Obstruction in the Intestine
Few people get through life without ever having constipation -- at least a time or two. It’s usually nothing to worry about. But sometimes constipation is a sign of something serious, especially if you can’t pass gas or poop at all.
This may mean you have an intestinal obstruction. That’s a blockage that keeps food or liquid from passing normally through your intestines (bowels). Gases, food, and fluids then build up above the blockage. The barrier can be partial or complete and may happen in either your small or large intestine.
If you think you have a bowel blockage, get medical care right away. Here is information about bowel obstructions that can help you make decisions and take action that in some cases might save your life.
Intestinal Obstruction Symptoms and Signs
Anyone can have an obstruction at any age.
In infants, the first sign of a blockage may be sudden loud crying. Your baby may also pull his knees to his chest while crying. At first, the pain may come and go. But, it will last longer and happen more often over time.
Other signs and symptoms are:
In adults, the most common signs and symptoms of a bowel block are:
What Causes Intestinal Obstruction?
In newborns and infants, the most common causes are:
- One part of the intestine slides into another part (intussusception)
- A birth defect
- A hard stool that plugs the intestine (meconium plug syndrome)
- A twisted loop in the intestine (volvulus)
- A narrow or absent portion of intestine (intestinal atresia)
In adults, the most common causes are:
- Bands of scar tissue (adhesions) that form in the belly or pelvic area after surgery
- Hernias, when parts of the intestine bulge into another part of your body
- Colorectal cancer or cancers that have spread to the abdomen
This blockage may also happen if you have:
Diagnosis of Intestinal Obstruction
To get a sense of what’s going on, your doctor will ask about your symptoms and your medical history. She may also check your intestines for signs of an obstruction and listen for bowel sounds with a stethoscope.
Then, your doctor may order blood tests and use one or more of the following imaging tests to get a look inside:
Intestinal Obstruction Treatment
The treatment for obstruction varies depending on:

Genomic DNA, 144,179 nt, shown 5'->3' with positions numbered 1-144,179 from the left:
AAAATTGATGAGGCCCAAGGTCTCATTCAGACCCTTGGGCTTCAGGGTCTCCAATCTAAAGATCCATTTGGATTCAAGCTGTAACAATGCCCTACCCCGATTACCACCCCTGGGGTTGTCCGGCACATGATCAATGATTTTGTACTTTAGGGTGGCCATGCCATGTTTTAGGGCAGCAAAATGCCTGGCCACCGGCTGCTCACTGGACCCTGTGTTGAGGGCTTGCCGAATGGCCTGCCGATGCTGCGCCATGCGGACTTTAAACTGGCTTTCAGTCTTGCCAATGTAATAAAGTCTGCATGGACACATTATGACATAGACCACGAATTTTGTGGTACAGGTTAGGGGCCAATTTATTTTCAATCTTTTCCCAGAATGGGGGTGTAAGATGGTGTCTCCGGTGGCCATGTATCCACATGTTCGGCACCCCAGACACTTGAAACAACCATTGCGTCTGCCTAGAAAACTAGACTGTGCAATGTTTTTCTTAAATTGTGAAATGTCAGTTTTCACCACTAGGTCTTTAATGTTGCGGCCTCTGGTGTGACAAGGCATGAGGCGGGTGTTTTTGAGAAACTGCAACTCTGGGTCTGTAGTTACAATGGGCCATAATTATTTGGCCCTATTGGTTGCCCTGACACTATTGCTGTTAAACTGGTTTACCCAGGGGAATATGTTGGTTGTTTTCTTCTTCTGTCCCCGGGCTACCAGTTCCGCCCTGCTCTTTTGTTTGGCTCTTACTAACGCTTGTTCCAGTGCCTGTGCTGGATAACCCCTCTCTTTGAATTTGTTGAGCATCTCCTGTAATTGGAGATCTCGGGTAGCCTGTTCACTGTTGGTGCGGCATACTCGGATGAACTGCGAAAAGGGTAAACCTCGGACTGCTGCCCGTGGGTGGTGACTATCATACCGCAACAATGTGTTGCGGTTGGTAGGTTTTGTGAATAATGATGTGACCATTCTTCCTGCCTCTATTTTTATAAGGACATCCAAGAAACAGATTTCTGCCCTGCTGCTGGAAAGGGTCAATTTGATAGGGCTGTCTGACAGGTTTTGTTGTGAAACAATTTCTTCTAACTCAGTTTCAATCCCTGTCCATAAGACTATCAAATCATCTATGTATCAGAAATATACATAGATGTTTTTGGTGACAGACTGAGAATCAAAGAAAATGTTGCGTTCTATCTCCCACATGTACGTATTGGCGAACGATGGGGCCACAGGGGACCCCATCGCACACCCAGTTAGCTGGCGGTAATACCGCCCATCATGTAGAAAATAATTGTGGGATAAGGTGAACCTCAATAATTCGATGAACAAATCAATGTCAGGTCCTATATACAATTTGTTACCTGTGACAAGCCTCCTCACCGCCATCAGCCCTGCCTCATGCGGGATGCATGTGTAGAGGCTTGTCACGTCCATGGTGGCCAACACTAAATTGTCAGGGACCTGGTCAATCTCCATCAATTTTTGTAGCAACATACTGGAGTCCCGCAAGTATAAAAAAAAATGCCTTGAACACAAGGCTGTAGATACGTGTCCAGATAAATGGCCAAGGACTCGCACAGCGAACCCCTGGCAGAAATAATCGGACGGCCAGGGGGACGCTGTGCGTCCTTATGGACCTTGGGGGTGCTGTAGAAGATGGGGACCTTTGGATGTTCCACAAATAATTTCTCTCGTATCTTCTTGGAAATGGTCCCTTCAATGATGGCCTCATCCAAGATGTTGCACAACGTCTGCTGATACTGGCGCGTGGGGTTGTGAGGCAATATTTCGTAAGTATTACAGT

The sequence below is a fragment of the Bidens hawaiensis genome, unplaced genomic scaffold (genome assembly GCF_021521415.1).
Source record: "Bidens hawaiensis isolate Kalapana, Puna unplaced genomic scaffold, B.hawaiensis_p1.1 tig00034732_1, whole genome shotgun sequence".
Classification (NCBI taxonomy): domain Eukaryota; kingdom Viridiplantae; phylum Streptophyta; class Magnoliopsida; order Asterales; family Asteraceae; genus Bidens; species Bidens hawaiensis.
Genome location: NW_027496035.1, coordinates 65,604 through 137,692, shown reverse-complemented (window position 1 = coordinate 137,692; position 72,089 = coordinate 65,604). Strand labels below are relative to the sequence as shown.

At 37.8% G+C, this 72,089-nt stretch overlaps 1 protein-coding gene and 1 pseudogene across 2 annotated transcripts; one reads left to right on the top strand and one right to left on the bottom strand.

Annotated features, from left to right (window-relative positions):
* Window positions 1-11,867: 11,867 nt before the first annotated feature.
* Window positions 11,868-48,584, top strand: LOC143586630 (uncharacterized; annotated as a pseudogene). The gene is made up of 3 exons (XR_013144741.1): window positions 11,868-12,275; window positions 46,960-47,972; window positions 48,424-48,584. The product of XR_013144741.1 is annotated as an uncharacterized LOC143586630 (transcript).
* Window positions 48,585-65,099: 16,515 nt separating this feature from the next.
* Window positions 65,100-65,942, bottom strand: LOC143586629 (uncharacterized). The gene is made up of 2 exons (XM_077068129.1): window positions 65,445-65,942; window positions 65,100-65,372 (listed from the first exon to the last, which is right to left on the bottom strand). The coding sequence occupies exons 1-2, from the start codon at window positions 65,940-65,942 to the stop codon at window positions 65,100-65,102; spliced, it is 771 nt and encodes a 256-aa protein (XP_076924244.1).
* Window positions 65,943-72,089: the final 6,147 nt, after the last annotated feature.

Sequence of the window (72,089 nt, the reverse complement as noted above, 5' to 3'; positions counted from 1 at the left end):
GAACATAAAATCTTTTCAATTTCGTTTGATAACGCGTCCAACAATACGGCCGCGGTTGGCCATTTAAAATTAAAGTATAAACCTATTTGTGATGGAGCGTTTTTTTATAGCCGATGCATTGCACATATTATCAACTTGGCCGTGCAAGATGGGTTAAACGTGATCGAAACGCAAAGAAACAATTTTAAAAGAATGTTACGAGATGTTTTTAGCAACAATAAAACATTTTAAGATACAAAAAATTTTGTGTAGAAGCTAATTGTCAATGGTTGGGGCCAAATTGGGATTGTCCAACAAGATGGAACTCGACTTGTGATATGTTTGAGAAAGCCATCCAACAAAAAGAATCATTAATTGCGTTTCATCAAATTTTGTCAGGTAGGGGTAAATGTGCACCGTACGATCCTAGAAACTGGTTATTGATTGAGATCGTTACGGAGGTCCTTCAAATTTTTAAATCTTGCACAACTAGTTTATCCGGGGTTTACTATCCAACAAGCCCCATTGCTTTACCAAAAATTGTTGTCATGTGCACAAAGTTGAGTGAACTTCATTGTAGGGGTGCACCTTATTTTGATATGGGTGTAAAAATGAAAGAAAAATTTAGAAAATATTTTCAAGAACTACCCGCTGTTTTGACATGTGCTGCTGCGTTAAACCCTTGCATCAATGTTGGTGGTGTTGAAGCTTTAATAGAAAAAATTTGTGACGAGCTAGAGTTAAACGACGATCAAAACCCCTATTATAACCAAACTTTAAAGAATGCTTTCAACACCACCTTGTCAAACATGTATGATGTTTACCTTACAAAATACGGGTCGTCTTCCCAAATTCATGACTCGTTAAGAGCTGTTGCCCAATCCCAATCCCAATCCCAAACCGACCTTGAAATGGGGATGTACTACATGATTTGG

- Your age
- The cause and location of the blockage
- Whether it is partial or complete
In most cases, you will need to go to the hospital for treatment. Health care providers may immediately insert:
- An IV in your arm to provide fluids so you won’t need to drink or eat for a while
- A tube from your nose to your stomach to drain air and fluid from your stomach and relieve swelling
- A thin, flexible tube called a catheter into your bladder to drain urine
With these steps alone, a bowel obstruction may get better within a few days.
Surgery for Intestinal Obstruction
If you still can’t have a bowel movement, you might need surgery. Which procedure you have depends on the cause of the blockage and where it’s located. Options include:
- Removal: Your doctor surgically removes the obstruction and any piece of damaged intestine.
- Stent: Another option is to insert a tiny wire mesh tube into your intestine. It will open your intestine and help the obstruction clear. You may still need surgery later.
- Ostomy: In some cases, the surgeon will connect a piece of intestine to a surgical opening in the abdominal wall. Poop moves through this opening and collects in a pouch outside the body.
Intestinal Obstruction Complications
With quick care, treatment usually works well. If you don’t receive treatment, though, you could develop more serious problems. The obstruction may block blood flow to the intestine and cause parts of it to die. The blockage may also tear your intestine.
In either case, intestinal contents and bacteria can spill into your body or blood. This can cause very serious infection, fever, and sometimes shock. Without medical or surgical treatment right away, an obstruction can cause death.
This rare condition causes symptoms that seem like an intestinal obstruction. But no blockage is present. Instead, the cause is a nerve or muscle problem that disrupts movement of material through your intestine.
Treatment For Pseudo-Obstruction
Your doctor will first treat this condition with special nutrition through a feeding tube. You may also need medications to treat symptoms and complications. Less often, the doctor will perform a procedure to remove gas from the large intestine (decompression) or will remove a part of the intestine.
Mayo Clinic: “Intestinal Obstruction,” “Intussusception.”
Merck Manual: “Intestinal Obstruction.”
Cleveland Clinic: “Small Bowel Obstruction,” “Large Bowel (Intestinal) Obstruction.”
JAMA Network: “Small Bowel Obstruction.”
National Institute of Diabetes and Digestive and Kidney Diseases: “Intestinal Pseudo-obstruction.”
Cedars Sinai: “Blocked Intestine.”